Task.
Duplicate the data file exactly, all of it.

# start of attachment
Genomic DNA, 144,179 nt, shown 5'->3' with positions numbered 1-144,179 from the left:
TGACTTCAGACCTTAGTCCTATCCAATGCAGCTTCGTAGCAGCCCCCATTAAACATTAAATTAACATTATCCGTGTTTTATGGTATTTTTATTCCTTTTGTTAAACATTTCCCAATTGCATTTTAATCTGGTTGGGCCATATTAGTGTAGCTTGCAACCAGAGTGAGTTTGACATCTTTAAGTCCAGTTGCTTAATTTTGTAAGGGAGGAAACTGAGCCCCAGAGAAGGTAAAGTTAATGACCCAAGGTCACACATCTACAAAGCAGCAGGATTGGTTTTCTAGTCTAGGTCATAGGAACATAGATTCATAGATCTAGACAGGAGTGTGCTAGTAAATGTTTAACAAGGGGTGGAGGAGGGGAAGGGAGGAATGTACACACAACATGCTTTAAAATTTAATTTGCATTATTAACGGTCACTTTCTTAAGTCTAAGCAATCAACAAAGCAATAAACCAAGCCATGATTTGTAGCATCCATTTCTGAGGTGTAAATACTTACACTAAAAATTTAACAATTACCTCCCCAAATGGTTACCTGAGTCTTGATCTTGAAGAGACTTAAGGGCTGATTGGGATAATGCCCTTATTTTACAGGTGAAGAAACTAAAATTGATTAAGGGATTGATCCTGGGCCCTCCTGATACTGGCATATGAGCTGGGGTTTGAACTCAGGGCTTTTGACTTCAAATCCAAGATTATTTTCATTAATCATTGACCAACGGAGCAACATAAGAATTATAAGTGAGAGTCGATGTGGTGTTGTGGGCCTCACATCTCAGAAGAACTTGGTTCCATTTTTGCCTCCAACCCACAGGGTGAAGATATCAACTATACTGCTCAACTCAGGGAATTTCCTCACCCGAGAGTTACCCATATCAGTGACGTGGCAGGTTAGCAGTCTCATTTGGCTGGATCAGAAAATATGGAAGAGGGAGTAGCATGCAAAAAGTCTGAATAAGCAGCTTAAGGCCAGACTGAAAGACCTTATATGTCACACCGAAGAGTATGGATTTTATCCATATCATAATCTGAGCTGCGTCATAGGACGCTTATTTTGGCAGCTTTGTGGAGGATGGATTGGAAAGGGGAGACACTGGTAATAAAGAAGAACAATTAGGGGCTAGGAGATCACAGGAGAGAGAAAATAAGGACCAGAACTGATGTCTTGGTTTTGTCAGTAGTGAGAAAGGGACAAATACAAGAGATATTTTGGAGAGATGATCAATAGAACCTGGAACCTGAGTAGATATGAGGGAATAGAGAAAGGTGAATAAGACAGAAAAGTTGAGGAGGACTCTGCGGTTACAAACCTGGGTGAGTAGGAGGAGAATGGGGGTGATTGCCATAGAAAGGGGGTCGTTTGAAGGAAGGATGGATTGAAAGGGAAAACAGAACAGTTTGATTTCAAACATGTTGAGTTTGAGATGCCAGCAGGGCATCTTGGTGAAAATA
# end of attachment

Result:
Genomic DNA, 144,179 nt, shown 5'->3' with positions numbered 1-144,179 from the left:
TGACTTCAGACCTTAGTCCTATCCAATGCAGCTTCGTAGCAGCCCCCATTAAACATTAAATTAACATTATCCGTGTTTTATGGTATTTTTATTCCTTTTGTTAAACATTTCCCAATTGCATTTTAATCTGGTTGGGCCATATTAGTGTAGCTTGCAACCAGAGTGAGTTTGACATCTTTAAGTCCAGTTGCTTAATTTTGTAAGGGAGGAAACTGAGCCCCAGAGAAGGTAAAGTTAATGACCCAAGGTCACACATCTACAAAGCAGCAGGATTGGTTTTCTAGTCTAGGTCATAGGAACATAGATTCATAGATCTAGACAGGAGTGTGCTAGTAAATGTTTAACAAGGGGTGGAGGAGGGGAAGGGAGGAATGTACACACAACATGCTTTAAAATTTAATTTGCATTATTAACGGTCACTTTCTTAAGTCTAAGCAATCAACAAAGCAATAAACCAAGCCATGATTTGTAGCATCCATTTCTGAGGTGTAAATACTTACACTAAAAATTTAACAATTACCTCCCCAAATGGTTACCTGAGTCTTGATCTTGAAGAGACTTAAGGGCTGATTGGGATAATGCCCTTATTTTACAGGTGAAGAAACTAAAATTGATTAAGGGATTGATCCTGGGCCCTCCTGATACTGGCATATGAGCTGGGGTTTGAACTCAGGGCTTTTGACTTCAAATCCAAGATTATTTTCATTAATCATTGACCAACGGAGCAACATAAGAATTATAAGTGAGAGTCGATGTGGTGTTGTGGGCCTCACATCTCAGAAGAACTTGGTTCCATTTTTGCCTCCAACCCACAGGGTGAAGATATCAACTATACTGCTCAACTCAGGGAATTTCCTCACCCGAGAGTTACCCATATCAGTGACGTGGCAGGTTAGCAGTCTCATTTGGCTGGATCAGAAAATATGGAAGAGGGAGTAGCATGCAAAAAGTCTGAATAAGCAGCTTAAGGCCAGACTGAAAGACCTTATATGTCACACCGAAGAGTATGGATTTTATCCATATCATAATCTGAGCTGCGTCATAGGACGCTTATTTTGGCAGCTTTGTGGAGGATGGATTGGAAAGGGGAGACACTGGTAATAAAGAAGAACAATTAGGGGCTAGGAGATCACAGGAGAGAGAAAATAAGGACCAGAACTGATGTCTTGGTTTTGTCAGTAGTGAGAAAGGGACAAATACAAGAGATATTTTGGAGAGATGATCAATAGAACCTGGAACCTGAGTAGATATGAGGGAATAGAGAAAGGTGAATAAGACAGAAAAGTTGAGGAGGACTCTGCGGTTACAAACCTGGGTGAGTAGGAGGAGAATGGGGGTGATTGCCATAGAAAGGGGGTCGTTTGAAGGAAGGATGGATTGAAAGGGAAAACAGAACAGTTTGATTTCAAACATGTTGAGTTTGAGATGCCAGCAGGGCATCTTGGTGAAAATA